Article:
Knowledge Graph interprets entities in two different ways: implicitly and explicitly. Implicit entities are the elements in the actual text of your website. They are the topics of content on your site–the natural language you use to present information to the user. To an extent, they are also the keywords you’re going after; but you should treat those keywords as overarching guides for the creation of content. In order optimize for Knowledge Graph, identify the topics and information that matters to your audience and create content around that. Make sure the topic of each page is clear and that the content relates to that focus.
Explicit entities are the structured data markup on each web page; the information Google crawls to determine what a page is about. This will allow the search engine to identify the entities on your page and determine the relationships between them. This is crucial to getting into Knowledge Graph, and the best way is to mark up your site using a structured data markup from Schema.org. Mark up each page, ensuring that the elements are properly identified, so that the information on your page is readily crawlable. It is essential that both your implicit and explicit entities are telling Google the same thing: your data markup must say that your page is about what your content discusses, and vice versa.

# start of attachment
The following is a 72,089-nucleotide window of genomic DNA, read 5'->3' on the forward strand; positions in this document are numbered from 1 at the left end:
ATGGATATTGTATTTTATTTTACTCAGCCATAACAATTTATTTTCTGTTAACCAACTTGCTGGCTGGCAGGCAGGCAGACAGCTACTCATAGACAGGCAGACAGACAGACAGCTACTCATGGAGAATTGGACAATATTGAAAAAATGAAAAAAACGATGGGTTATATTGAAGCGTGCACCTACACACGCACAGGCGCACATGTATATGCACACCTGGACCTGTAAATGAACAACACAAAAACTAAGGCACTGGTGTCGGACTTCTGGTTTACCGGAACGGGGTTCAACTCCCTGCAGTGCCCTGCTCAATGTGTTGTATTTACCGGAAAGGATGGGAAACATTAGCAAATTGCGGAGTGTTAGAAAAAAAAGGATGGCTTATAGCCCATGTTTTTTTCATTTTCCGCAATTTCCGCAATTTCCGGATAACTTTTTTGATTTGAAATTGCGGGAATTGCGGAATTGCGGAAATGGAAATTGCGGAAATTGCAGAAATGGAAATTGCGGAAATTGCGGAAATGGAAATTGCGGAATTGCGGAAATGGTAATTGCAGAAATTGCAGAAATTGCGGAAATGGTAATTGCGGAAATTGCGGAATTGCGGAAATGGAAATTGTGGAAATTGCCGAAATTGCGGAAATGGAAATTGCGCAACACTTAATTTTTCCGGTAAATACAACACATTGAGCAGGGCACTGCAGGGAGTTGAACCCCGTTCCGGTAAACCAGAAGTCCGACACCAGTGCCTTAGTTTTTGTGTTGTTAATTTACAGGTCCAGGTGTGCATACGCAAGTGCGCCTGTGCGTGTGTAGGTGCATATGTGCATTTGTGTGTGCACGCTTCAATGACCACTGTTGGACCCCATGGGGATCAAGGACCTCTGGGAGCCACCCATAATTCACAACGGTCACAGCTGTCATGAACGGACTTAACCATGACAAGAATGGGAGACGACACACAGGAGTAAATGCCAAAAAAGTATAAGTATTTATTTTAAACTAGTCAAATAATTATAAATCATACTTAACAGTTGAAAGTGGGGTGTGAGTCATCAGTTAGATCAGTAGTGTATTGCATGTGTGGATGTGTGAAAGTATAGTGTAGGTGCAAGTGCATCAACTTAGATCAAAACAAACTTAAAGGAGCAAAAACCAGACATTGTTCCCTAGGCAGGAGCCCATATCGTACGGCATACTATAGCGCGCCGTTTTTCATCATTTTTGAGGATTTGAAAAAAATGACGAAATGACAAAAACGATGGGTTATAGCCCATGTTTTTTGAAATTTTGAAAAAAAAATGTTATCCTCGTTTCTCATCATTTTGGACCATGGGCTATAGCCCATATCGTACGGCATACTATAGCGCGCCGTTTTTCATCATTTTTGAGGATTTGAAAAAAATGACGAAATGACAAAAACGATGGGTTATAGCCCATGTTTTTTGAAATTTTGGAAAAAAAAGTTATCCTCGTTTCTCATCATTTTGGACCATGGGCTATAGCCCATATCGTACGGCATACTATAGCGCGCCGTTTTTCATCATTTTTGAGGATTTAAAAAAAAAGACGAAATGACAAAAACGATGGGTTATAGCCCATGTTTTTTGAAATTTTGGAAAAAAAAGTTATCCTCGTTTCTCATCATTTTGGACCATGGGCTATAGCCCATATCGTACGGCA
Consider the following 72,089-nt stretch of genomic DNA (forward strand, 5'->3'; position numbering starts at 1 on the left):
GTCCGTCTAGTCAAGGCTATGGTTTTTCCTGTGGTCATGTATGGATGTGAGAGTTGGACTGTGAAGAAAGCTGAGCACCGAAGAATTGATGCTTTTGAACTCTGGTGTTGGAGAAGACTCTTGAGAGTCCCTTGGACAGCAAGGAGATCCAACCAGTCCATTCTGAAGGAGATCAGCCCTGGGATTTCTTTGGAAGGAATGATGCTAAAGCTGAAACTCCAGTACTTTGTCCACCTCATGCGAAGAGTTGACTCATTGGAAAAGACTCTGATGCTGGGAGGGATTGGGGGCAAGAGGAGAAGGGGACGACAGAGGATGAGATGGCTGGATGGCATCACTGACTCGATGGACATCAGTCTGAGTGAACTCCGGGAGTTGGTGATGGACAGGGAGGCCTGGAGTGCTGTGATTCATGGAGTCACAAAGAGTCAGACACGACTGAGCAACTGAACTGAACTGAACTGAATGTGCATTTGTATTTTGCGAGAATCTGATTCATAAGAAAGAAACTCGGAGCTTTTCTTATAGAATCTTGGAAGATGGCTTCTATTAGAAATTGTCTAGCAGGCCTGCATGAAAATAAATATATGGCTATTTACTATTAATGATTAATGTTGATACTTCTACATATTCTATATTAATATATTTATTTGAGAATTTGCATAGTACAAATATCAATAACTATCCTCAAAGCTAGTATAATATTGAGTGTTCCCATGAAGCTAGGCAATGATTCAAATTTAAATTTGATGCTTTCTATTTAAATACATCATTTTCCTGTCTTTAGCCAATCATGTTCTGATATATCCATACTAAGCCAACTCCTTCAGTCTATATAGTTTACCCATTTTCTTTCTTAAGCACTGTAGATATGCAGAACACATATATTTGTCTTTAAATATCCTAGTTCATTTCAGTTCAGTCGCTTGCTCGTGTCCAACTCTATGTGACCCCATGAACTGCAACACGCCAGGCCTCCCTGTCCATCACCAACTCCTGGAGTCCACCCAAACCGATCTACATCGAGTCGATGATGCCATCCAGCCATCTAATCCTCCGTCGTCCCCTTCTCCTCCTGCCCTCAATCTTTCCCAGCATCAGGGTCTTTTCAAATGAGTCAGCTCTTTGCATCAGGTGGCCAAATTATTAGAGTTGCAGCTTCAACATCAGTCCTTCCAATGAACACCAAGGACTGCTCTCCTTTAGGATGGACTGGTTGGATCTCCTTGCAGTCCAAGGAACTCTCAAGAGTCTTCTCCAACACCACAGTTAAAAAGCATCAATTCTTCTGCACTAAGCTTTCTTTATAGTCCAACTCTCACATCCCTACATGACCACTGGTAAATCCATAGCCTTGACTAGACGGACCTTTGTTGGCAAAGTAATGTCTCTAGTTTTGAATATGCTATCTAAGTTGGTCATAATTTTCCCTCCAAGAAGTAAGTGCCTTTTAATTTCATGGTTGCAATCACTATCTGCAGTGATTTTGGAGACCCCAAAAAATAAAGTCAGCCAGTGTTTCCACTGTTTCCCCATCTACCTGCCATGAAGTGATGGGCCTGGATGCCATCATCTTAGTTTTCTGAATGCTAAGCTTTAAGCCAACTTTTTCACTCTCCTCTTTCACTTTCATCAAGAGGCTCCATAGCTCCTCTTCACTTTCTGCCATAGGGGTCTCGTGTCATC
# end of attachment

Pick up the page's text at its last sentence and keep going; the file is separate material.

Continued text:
Knowledge Graph won’t appear for a hundred percent of all searches–at least not for a while. There is a chance that none of your content is currently being pulled into a Knowledge Graph result, and that all of your organic search traffic is driven by SERPs. But 25% is a significant number, and in all likelihood, that number will continue to grow. It is representative of an overall change in the way search engines think, and the way we must adapt to keep up with that. Consider optimizing for Knowledge Graph–that is, essentially, optimizing for semantic search–as optimizing for the future.